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Grief and Loss Led by Venerable Bom Hyon Sunim
April 17 @ 6:30 pm - 8:00 pm
One event on April 17, 2018 at 6:30pm
The dewdrop world
is the dewdrop world,
and yet … and yet.
– Haiku Master Issa (18C)
All human beings face loss, moment by moment, not one thing can we possess forever.
It is common to associate grief with the experience of loss of loved ones. But grief touches us in a variety of life circumstances, including grief in anticipation for loss of our own life, or changing circumstances beyond our control. It is not uncommon in our shared human experience, to find ourselves grieving a loss of control in some other area of our life such as career, home, community, loss of identity, capacity, or separation from people we love and things we desire. We may suffer loss of health and wellness, body function, vitality, friendship and other important relationships, to name a few.
In such circumstances it is not uncommon to experience feelings of shock, denial, sorrow, withdrawal from the world, depression, anger, alienation, and physical and mental pain. There is no ‘wrongness’ – no shame or blame for any feelings or thoughts we may have in response to a deep loss. But it is possible to circumvent the pain of prolonged suffering, for ourselves and others, if instead of remaining ‘stuck’ in the grieving process, we can learn to navigate our way through it with skillfulness and compassion.
Grieving is a landscape that is so vast and so varied, that it can be discovered only through our own most intimate experience. The river of grief pulses deep inside all human beings, and while it may be hidden from view, its presence informs our life at every turn. Grief can numb a person, drive us into painful reactivity to escape from suffering, or it can bring us face-to face with our own humanity.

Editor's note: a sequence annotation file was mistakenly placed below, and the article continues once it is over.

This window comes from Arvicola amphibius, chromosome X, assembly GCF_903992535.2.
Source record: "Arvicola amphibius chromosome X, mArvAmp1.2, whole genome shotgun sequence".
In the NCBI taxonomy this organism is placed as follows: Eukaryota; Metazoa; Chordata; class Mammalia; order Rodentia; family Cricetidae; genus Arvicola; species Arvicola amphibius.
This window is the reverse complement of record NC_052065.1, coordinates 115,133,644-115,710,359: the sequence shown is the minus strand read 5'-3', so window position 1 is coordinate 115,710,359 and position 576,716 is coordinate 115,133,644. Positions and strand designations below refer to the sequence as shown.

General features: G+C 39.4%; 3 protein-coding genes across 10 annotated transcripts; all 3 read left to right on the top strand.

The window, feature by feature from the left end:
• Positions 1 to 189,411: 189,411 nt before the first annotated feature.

Buddhism promises us that grief can be a pathway for spiritual transformation. An old woman once told a caregiver that wisdom and compassion can only be discovered in the practice of letting go of what we know. When we experience the transformation of loss and grief, we may discover the truth of impermanence of everything in life – and of this very life itself. Grief and loss may also gift us with gratitude for what has been given, even for the pain of suffering. From grief we can learn to swim in the stream of universal sorrow, and therein, find the gift of joy.
In our time together, through sharing of our own stories and drawing on Buddhism’s rich vein of stories, teachings and practices, we hope to find a way through our personal and collective grief and burden, thereby transforming the pain of loss into compassion and a deeper way of living.
About the teacher:
Venerable Bom Hyon Sunim is from the Korean Zen tradition and is resident at the Korean Jong Bop Sa Temple in Sydney. Sunim has recently relocated to Sydney, having lived in Victoria for the past 8 years, where she was the resident teacher of the Bodhi Ahm Buddhist Centre and founded the Healthcare Chaplaincy program for the Buddhist Council. She is also the Senior Buddhist Chaplain for the Australian Defence Forces.
Sunim conducts regular teachings and retreats and continues to teach regularly with the Melbourne Sakya group. She is active in interfaith and welcomes engagement with all who are spiritually & ecologically motivated to live in right relationship to the planet & all beings.